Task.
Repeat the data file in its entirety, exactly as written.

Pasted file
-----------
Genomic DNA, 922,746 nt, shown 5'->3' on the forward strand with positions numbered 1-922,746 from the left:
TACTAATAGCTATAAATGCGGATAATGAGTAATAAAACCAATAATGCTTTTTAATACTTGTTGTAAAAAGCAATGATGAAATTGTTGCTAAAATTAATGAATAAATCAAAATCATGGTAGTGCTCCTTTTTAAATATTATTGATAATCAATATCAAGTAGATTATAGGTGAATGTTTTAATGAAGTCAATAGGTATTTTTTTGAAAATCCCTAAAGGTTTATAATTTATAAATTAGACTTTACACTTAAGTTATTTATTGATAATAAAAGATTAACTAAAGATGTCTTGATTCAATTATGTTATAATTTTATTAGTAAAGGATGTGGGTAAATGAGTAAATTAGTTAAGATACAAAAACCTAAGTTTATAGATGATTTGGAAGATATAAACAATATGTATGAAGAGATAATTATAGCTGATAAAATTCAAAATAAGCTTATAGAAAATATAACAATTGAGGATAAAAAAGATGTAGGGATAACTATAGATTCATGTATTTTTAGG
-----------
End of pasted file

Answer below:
Genomic DNA, 922,746 nt, shown 5'->3' on the forward strand with positions numbered 1-922,746 from the left:
TACTAATAGCTATAAATGCGGATAATGAGTAATAAAACCAATAATGCTTTTTAATACTTGTTGTAAAAAGCAATGATGAAATTGTTGCTAAAATTAATGAATAAATCAAAATCATGGTAGTGCTCCTTTTTAAATATTATTGATAATCAATATCAAGTAGATTATAGGTGAATGTTTTAATGAAGTCAATAGGTATTTTTTTGAAAATCCCTAAAGGTTTATAATTTATAAATTAGACTTTACACTTAAGTTATTTATTGATAATAAAAGATTAACTAAAGATGTCTTGATTCAATTATGTTATAATTTTATTAGTAAAGGATGTGGGTAAATGAGTAAATTAGTTAAGATACAAAAACCTAAGTTTATAGATGATTTGGAAGATATAAACAATATGTATGAAGAGATAATTATAGCTGATAAAATTCAAAATAAGCTTATAGAAAATATAACAATTGAGGATAAAAAAGATGTAGGGATAACTATAGATTCATGTATTTTTAGG